Prior methods of storing hydrogen fall broadly into two categories. The first category involves storing hydrogen chemically within a convenient chemical molecule, usually an aliphatic organic compound such as methane, octane, etc., and then pre-processing the fuel as needed, such as by catalytic reforming, to release elemental hydrogen plus carbon oxides. This method suffers two important drawbacks: carbon dioxide byproduct is a “greenhouse gas” that some believe contributes to global warming and is therefore environmentally undesirable; and the additional weight of the chemical molecule and the reformer reduce the efficiency of the entire process, making it less attractive from a cost and performance standpoint.
The second category involves mechanical or adsorptive storage of elemental hydrogen in one of three forms: compressed gas, cryogenically-refrigerated liquid, or chemisorbed onto active surfaces. Of these methods, compressed gas storage is the most straightforward and is a mature technology. However, compressed gas cylinders are quite heavy, needing sufficient strength to withstand pressures of many thousands of pounds per square inch. This weight is a considerable drawback for portable applications, and in any usage compressed gas cylinders must be treated with care because they represent a safety hazard.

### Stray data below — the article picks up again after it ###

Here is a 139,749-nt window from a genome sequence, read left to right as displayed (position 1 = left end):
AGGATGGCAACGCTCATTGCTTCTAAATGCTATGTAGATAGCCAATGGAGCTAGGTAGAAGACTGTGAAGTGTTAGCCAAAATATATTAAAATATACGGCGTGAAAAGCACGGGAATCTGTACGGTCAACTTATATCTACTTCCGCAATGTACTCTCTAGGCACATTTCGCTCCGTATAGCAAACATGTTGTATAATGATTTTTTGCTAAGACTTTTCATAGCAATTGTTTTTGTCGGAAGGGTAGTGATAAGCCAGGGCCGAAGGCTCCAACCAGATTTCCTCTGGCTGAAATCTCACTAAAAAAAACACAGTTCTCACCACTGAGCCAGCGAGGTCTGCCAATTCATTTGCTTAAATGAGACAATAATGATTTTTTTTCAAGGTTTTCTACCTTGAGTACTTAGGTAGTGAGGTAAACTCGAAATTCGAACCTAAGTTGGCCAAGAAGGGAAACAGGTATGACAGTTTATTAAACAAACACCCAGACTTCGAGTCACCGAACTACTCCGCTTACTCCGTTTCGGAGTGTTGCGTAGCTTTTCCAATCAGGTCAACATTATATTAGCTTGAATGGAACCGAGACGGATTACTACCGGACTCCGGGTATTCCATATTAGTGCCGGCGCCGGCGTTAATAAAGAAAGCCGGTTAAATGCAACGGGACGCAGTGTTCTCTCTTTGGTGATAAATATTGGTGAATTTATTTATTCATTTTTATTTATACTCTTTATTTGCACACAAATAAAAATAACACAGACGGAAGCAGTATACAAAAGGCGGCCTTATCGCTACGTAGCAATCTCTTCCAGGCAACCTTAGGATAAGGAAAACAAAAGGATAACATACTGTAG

Cryogenic storage of hydrogen is also well known, being used in industrial plants and as a rocket fuel. Liquid hydrogen is remarkably dense from a specific energy point of view (kilowatts per kilogram), but requires a considerable amount of additional energy to maintain the nearly absolute zero temperatures needed to keep hydrogen in a liquid state. Liquid hydrogen also requires a heavy mass of insulation, and these factors conspire to make cryogenic storage impractical for portable and small-scale applications.
Chemisorption as used herein means the adsorption of a given molecule onto an active surface, typically of a solid or a solid matrix. Chemisorption is typically reversible, although the energy of adsorption and the energy of desorption are usually different. Various catalysts and surface preparations are possible, providing a wide range of possible chemistries and surface properties for a given storage problem. Chemisorption of hydrogen has been studied extensively, and substances such as metal hydrides, palladium, and carbon nanotubes or activated carbon have been used to adsorb and desorb hydrogen. In particular, hydrogen storage in absorbed solids such as metal hydrides, metal oxides and other inorganic surfaces, carbon nanotubes/fibers, carbon fullerene, etc., has recently been considered as a promising method with the advantages of high volumetric hydrogen density and improved safety. However, prior hydrogen chemisorption techniques with these solid-state storage media have fallen short of the goals of efficiency, convenience, and low system cost for several reasons.